Sources & S.H.I.T.: Pondering Bachmann's Partition Claim

In her already-infamous podcast interview with St. Cloud Times reporter Larry Schumacher, U.S. Rep. Michelle Bachmann, R-Minn., sounded pretty certain Iran had "already decided" to partition Iraq. "There's already an agreement made," she said, to "create a terrorist safe haven zone" in the northwest part of Iraq. While iffy on the details, she even offered a name for the state that Iran would create: "The United... um, I'm sorry. I can't remember the name of it now, but it's going to be called the Iraq State of Islam, something like that."

Despite pressure from newspapers statewide to clarify the source of her allegations, Bachmann's only official comment was that she's sorry if her "words have been misconstrued" (what the Star Tribune's Eric Black, who broke the story, calls "a classic of the genre where you give the impression that you are retracting, apologizing and clarifying but do none of the above"). Since she offers no credible explanation, speculating on where she got her information is fair game.

So, what distinguishes Bachmann's claim from other partition plans that have been floating around for years? Her use of the specific name, the "Iraq State of Islam." Any guess about her source should start there — and one such explanation, be forewarned, is full of S.H.I.T.

Bachmann's own explanation for her podcast admission suggests she was merely repeating much-discussed plans for a three-way partition of Iraq along ethnic lines. According to a report by Gary Halbert at Global Research, in 2002 the United States prepared a pre-invasion plan that included separate territory for Sunnis, Kurds, and Shiites. The central state — and not "northern, western," in Bachmann's words — in that plan was to be called the "United Hashemite Kingdom." It's not all that close to the Iraq State of Islam, but is one of the few cases where partition states are named.
Another possible explanation: Bachmann misconstrued satire for hard news, just as China's Beijing Evening News did in 2002 when it earnestly reported a made-up story from The Onion about U.S. plans to put a retractable roof on the Capitol. It's possible Bachmann read the essay, "Blood Borders: How a better Middle East would look," in the Armed Forces Journal.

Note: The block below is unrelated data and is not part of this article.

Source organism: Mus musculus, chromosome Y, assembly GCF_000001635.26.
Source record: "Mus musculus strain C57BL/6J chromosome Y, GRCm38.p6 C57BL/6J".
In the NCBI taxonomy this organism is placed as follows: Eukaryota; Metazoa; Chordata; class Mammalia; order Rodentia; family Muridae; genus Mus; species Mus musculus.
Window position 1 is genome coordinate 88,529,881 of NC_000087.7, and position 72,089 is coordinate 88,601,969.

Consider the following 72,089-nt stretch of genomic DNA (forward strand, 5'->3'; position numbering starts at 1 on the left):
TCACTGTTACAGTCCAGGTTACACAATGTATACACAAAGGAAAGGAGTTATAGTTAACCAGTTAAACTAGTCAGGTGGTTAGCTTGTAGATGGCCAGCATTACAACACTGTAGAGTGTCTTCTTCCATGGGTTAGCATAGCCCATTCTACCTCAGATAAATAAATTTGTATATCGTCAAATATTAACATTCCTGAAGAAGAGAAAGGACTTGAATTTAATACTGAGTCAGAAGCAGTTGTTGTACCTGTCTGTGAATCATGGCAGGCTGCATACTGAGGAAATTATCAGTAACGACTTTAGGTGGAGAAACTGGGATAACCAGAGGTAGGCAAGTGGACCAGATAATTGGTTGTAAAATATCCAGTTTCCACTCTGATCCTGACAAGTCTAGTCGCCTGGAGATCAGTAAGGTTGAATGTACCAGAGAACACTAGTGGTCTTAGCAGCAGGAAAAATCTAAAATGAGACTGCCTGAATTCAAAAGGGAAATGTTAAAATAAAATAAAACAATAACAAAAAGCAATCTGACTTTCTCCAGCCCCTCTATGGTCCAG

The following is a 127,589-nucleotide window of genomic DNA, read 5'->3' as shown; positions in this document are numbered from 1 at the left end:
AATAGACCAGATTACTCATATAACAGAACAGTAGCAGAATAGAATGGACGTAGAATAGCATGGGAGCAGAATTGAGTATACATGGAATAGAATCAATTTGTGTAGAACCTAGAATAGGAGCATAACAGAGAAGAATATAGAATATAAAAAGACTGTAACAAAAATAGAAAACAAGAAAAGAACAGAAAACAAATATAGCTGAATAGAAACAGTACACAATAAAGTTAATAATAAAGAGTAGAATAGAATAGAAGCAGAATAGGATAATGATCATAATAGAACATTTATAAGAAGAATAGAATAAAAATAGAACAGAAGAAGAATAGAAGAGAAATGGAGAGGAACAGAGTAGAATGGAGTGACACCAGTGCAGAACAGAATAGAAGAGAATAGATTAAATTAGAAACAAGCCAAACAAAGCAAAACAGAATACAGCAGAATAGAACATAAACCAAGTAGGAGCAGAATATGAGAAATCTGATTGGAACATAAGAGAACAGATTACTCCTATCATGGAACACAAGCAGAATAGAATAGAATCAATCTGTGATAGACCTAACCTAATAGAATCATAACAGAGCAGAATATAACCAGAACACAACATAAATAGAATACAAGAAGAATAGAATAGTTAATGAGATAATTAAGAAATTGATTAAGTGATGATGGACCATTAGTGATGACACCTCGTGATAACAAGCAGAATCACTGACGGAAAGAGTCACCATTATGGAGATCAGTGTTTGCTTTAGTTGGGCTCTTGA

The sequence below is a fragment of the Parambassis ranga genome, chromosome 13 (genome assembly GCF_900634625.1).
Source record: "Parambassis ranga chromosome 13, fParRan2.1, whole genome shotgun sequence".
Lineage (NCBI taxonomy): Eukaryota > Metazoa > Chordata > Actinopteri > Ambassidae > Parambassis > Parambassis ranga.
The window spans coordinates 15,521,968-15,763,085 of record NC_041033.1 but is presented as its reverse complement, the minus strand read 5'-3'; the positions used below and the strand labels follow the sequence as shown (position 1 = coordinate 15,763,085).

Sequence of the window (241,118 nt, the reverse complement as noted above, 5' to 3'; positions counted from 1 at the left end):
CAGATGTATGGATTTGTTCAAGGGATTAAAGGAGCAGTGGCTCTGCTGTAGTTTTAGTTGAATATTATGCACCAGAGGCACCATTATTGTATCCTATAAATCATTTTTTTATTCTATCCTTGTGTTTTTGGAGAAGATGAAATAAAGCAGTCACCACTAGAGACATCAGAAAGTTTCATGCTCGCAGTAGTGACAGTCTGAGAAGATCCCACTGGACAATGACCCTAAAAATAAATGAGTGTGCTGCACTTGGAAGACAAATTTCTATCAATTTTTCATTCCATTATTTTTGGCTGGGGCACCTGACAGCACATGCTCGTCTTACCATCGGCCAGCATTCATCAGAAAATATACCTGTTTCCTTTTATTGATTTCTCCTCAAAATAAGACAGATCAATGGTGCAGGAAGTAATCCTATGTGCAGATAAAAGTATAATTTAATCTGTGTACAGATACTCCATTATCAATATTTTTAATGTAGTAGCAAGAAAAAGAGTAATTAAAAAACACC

The piece is written by Ralph Peters, a retired Army lietenant colonel whose ideas about Iraq frequently appear at FrontPageMagazine.com, a site where Bachmann-style conservatism is heralded. As he did in the 2003 New York Post essay Break Up Iraq Now!, Peters called for a three-way division of Iraq. "A Frankenstein's monster of a state sewn together from ill-fitting parts, Iraq should have been divided into three smaller states immediately" after the fall of Baghdad. In fact, he calls for the redrawing of national boundaries across the region: Iraq's Shiite southern zone would be the heart of the Arab Shia State, whereas the House of Saud's turf would be dubbed Saudi Homelands Independent Territory.

Bachmann, who might've read the piece, might have missed Peters' joke: He was editorializing through the sophomoric acronyms A.S.S. (which he describes as "rimming much of the Persian Gulf") and S.H.I.T. (which is "confined to a rump" around Riyahd).

A more likely (but less funny) explanation is offered by conservative blogger Jay Reding. Arguing that Bachmann is both wrong and right, he wrote, "Bachmann is actually correct, except she's confusing Iran and al-Qaeda. Al-Qaeda did indeed declare their own Islamic State of Iraq." There are holes in that theory: al-Qaeda, a terrorist group, made a rogue declaration of statehood, a far cry from Iran's "agreement" Bachmann claims knowledge of. And if it was a mere slip-up, why won't Bachmann say as much? Maybe she's simply using the rhetoric her party employed to launch the Iraq war, lumping together the perpetrators of 9/11 with Saddam Hussein's ilk. Another name she uses often in the St. Cloud Times podcast, after all, is that favorite catchall, the Global War on Terror.

[Cross-posted at Minnesota Monitor.]

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